Comparisons
First up, the $3995 Carver Research Lightstar Reference. I have used the Carver frequently in recent months with the Energy loudspeakers, and have been captivated by the combination. Clearly, the Carver/Energy match is rather rich-sounding, but the clear, palpable midrange and sweet top end have never disappointed me. The Sumo/Energy offers a entirely different sound. The added tightness of the Sumo noticeably opens up the soundstage; its more detailed top end adds sparkle. Surprisingly, I found that though the Sumo is crisper-sounding than the Carver, the latter is slightly dryer and grainier in the sibilance region.

While I preferred the Carver on some material for that vivid-yet-sweet midrange, more often the tight clarity of the Sumo won me over. On "Superman's Song," from the Crash Test Dummies' The Ghosts that Haunt Me (Arista ARCD-8677), for example, the Carver took the honors. The Sumo was a little lean and cool-sounding here. This is hardly a natural recording—though a very good one—and it could easily be argued that the leaner sound of the Sumo was more true to what is on the disc. Absent a direct comparison, the Sumo sounded excellent. With both amplifiers on hand, the extra warmth of the Carver won out.

But on the King's Singers' Good Vibrations (RCA 60938-2), the added warmth from the Lightstar simply muddled the voices. The Carver is decidedly darker-sounding than the Sumo, and some will prefer it for that reason, but I welcomed the extra clarity and snap from the Andromeda III. The same was true on Potato Radio (Justice Records JR#0802-2). The latter displayed a sense of focus with the Sumo that the sweeter, yet slightly more homogenized, sound of the Carver could not equal.

And Holly Cole's "Train Song" through the Carver—with its richer and somewhat more powerful bass and vocal immediacy and sweetness—could not be judged anything but excellent. Yet it sounded veiled next to the precise, detailed, sheer "liveness" of the Sumo.

I also had the opportunity to briefly compare the Sumo to the recently discontinued Krell KSA-300S. Surprisingly, the Andromeda was more effective on some material. On Jumanji, the deep bass was more constrained with the Krell. It is perhaps this very quality that allows the KSA-300S to tightly control the bass performance of so many loudspeakers, but on the Energys, I couldn't deny that the bass from the Andromeda sounded more powerful and unrestrained. The crispness of the Sumo also leant a more sharp-edged definition to the sound, compared with the more relaxed, sweeter sound of the Krell.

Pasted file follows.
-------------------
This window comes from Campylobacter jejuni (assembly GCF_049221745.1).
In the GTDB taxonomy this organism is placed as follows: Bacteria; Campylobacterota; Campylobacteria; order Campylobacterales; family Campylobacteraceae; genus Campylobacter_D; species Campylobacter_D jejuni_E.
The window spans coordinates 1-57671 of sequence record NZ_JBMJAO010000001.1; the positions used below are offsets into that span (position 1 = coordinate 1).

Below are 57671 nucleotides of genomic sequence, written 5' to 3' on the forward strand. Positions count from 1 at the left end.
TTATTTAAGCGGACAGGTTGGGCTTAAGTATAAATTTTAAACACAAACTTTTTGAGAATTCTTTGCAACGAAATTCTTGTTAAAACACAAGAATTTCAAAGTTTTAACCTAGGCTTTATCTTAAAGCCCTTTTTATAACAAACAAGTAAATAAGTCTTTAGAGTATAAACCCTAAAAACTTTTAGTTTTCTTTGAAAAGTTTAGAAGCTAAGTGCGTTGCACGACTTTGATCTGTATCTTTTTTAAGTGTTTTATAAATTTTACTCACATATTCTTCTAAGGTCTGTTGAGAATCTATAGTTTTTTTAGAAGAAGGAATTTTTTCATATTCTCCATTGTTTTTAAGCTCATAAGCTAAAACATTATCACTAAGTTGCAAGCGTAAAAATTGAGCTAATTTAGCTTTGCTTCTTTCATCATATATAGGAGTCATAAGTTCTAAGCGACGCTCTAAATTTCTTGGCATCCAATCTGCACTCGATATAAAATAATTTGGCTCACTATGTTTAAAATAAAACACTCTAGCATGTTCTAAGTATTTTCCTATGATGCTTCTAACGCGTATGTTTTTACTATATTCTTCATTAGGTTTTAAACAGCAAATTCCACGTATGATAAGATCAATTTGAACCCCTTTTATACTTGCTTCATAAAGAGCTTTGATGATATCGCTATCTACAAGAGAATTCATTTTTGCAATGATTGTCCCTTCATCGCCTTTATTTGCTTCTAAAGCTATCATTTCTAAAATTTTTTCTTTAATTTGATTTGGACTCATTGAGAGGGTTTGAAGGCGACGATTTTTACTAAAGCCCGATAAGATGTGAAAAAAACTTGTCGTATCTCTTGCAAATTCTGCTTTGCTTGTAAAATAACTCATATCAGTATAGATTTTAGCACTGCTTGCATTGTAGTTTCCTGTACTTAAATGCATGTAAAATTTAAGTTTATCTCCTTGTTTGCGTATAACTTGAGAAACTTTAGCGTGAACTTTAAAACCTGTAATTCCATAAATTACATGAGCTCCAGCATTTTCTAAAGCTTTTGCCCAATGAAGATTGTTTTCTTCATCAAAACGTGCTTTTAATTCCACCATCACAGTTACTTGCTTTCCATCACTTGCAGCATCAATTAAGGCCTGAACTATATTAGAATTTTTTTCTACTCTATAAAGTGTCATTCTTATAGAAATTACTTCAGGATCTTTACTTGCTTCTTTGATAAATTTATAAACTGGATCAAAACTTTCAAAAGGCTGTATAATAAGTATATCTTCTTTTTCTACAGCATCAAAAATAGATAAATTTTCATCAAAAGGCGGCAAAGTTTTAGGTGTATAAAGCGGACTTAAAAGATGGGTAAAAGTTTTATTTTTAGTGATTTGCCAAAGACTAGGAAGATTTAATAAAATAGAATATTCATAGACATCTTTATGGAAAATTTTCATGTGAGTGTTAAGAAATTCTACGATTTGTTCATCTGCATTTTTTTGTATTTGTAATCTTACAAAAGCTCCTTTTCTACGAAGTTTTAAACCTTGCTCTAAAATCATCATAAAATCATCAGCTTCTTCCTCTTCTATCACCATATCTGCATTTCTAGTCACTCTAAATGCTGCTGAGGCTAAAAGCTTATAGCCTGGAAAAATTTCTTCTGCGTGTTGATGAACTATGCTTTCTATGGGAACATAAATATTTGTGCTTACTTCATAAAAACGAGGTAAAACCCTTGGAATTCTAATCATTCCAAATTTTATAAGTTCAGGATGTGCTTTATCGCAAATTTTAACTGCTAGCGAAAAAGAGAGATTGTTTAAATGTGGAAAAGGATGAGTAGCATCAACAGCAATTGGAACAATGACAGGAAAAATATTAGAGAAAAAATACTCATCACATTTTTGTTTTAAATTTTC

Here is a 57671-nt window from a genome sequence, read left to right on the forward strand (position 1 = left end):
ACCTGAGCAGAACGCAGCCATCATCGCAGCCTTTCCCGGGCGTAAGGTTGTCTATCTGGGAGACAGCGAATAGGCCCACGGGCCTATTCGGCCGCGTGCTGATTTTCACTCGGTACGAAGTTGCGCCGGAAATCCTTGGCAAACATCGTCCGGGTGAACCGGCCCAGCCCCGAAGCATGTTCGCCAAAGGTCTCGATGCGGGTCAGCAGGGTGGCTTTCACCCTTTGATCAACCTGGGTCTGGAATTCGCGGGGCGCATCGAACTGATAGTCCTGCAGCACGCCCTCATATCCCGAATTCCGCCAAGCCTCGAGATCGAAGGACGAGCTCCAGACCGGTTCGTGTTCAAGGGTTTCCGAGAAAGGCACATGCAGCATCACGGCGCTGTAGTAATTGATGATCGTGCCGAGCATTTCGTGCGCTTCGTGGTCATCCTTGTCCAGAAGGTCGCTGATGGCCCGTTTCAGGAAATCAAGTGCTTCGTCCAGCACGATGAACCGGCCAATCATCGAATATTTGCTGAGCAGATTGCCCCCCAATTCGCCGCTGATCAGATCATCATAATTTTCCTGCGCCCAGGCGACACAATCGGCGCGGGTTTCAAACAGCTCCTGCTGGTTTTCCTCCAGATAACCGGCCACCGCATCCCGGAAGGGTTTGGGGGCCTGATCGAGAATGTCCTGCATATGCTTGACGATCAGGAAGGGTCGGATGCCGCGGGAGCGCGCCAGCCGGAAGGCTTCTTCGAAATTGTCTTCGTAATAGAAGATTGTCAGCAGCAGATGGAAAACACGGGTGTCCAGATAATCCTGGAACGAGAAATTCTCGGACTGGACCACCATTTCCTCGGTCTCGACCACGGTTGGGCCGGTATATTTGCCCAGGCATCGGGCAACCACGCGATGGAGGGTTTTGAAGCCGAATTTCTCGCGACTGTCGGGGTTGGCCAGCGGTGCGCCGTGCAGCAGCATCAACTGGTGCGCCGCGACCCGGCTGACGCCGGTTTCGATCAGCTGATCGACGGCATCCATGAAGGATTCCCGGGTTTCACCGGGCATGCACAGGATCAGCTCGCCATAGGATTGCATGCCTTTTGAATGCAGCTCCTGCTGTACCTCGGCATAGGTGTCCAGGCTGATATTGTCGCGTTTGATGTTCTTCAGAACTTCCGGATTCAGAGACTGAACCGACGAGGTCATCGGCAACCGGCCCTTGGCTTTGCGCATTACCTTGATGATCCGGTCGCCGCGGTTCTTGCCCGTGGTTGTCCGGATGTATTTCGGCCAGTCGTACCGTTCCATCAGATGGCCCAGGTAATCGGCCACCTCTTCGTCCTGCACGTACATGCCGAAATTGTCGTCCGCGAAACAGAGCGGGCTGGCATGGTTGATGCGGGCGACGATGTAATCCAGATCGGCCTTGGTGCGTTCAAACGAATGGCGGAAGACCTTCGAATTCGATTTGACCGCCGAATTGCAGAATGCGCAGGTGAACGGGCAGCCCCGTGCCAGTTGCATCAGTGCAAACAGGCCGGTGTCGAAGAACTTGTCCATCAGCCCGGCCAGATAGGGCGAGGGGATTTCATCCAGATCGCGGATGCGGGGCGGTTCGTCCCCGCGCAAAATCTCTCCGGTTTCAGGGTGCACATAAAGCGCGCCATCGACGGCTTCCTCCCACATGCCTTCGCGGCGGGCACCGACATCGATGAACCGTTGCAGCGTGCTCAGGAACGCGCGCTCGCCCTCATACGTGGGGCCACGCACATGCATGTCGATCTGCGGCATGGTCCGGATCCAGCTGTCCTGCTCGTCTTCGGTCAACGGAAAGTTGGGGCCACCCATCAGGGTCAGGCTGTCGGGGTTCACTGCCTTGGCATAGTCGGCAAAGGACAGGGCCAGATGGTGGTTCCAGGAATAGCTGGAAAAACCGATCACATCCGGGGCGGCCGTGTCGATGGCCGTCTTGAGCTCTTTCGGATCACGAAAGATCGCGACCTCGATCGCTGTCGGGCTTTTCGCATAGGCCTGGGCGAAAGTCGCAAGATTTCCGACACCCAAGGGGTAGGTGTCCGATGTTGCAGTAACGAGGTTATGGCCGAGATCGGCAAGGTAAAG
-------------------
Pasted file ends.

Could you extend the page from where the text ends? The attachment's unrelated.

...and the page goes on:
On the other hand, though the Krell's balance in the upper midrange/low treble was quite similar to that of the Sumo, the Krell's more rounded weight in the upper bass/lower midrange better balanced out this upper mid/low treble immediacy, and gave it the upper hand in providing full, natural reproduction of voices and solo instruments.

Yet I couldn't deny that on some material I had to give the Sumo the nod over the Krell. The former did, at times, sound more focused and transparent. Does this mean that the Andromeda III is the better amp? It would be foolish to leap to that conclusion. The Krell has proved its value over the long haul with a wide range of loudspeakers (see, for example, my recent reviews of the Wilson WITT and the KEF Reference Series Model Four). And the Krell is designed to be bulletproof into virtually any load. But the Andromeda III was not sent packing by the Krell. It definitely surprised me here, and more than held its own. Which simply reminds us that when comparing two up-to-date, technically competent amplifiers driving a given loudspeaker, your ears should be your guide.

Conclusions
My reaction to the Sumo Andromeda III is not substantially different from my reaction to its predecessor. When I went back and reread my own review of the Andromeda II (after I finished the above review) I was not surprised by my earlier words. "The low end sounded powerful and gutsy...the top end was open and airy, with a definite but not overdone sparkle...nothing hazy or misty about the Sumo's top-end...," and "Somewhat lean in the lower midrange." Even making allowances for an entirely different reference system and room, I could have written any of this today about the Andromeda III. Does the Sumo Andromeda III sound exactly the same as the II? While we haven't had a II in-house for years, there is definitely a family resemblance reflected in my respective reviews. But my feeling now is that, appropriately matched with the right loudspeaker, the Andromeda III definitely can elbow its way into class B. It is a terrific amplifier at what is nearly a bargain price.—Thomas J. Norton



Footnote 1: Makers of super high-end amplifiers are often faced with a Catch 22. Their amps have to be expensive because of the expensive design and parts content. To justify this expense, deluxe cosmetics must be added, which raises the price even further. The chassis and front panel of such amplifiers may well be their most expensive components.

Footnote 2: Both songs are also available on Holly Cole's album Temptation (Alert 81026/Metro Blue/Capitol 31653).